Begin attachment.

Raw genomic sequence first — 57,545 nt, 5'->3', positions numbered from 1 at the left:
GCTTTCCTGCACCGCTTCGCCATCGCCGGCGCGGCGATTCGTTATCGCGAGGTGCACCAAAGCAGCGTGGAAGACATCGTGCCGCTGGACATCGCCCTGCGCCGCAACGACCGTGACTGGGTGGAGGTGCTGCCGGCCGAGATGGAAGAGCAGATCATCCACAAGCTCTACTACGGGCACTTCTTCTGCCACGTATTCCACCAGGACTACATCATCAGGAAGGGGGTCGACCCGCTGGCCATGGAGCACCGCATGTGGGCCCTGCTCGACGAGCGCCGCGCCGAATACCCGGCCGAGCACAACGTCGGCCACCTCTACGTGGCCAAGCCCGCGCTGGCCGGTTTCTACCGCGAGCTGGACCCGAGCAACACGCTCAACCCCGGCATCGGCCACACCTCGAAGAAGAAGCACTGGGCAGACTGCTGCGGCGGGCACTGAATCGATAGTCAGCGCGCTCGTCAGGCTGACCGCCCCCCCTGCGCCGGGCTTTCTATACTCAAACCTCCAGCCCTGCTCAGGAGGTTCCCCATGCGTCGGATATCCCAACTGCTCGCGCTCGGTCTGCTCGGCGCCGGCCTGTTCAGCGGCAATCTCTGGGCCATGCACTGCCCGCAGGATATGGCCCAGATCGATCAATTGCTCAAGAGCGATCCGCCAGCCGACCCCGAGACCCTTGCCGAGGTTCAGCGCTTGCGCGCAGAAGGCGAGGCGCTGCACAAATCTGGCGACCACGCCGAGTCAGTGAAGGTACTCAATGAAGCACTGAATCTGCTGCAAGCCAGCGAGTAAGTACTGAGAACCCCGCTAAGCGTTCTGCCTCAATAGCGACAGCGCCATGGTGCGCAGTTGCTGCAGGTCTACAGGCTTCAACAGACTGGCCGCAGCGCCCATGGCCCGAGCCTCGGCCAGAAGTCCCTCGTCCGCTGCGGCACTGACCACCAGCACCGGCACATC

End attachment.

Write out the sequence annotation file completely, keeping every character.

Raw genomic sequence first — 57,545 nt, 5'->3', positions numbered from 1 at the left:
GCTTTCCTGCACCGCTTCGCCATCGCCGGCGCGGCGATTCGTTATCGCGAGGTGCACCAAAGCAGCGTGGAAGACATCGTGCCGCTGGACATCGCCCTGCGCCGCAACGACCGTGACTGGGTGGAGGTGCTGCCGGCCGAGATGGAAGAGCAGATCATCCACAAGCTCTACTACGGGCACTTCTTCTGCCACGTATTCCACCAGGACTACATCATCAGGAAGGGGGTCGACCCGCTGGCCATGGAGCACCGCATGTGGGCCCTGCTCGACGAGCGCCGCGCCGAATACCCGGCCGAGCACAACGTCGGCCACCTCTACGTGGCCAAGCCCGCGCTGGCCGGTTTCTACCGCGAGCTGGACCCGAGCAACACGCTCAACCCCGGCATCGGCCACACCTCGAAGAAGAAGCACTGGGCAGACTGCTGCGGCGGGCACTGAATCGATAGTCAGCGCGCTCGTCAGGCTGACCGCCCCCCCTGCGCCGGGCTTTCTATACTCAAACCTCCAGCCCTGCTCAGGAGGTTCCCCATGCGTCGGATATCCCAACTGCTCGCGCTCGGTCTGCTCGGCGCCGGCCTGTTCAGCGGCAATCTCTGGGCCATGCACTGCCCGCAGGATATGGCCCAGATCGATCAATTGCTCAAGAGCGATCCGCCAGCCGACCCCGAGACCCTTGCCGAGGTTCAGCGCTTGCGCGCAGAAGGCGAGGCGCTGCACAAATCTGGCGACCACGCCGAGTCAGTGAAGGTACTCAATGAAGCACTGAATCTGCTGCAAGCCAGCGAGTAAGTACTGAGAACCCCGCTAAGCGTTCTGCCTCAATAGCGACAGCGCCATGGTGCGCAGTTGCTGCAGGTCTACAGGCTTCAACAGACTGGCCGCAGCGCCCATGGCCCGAGCCTCGGCCAGAAGTCCCTCGTCCGCTGCGGCACTGACCACCAGCACCGGCACATC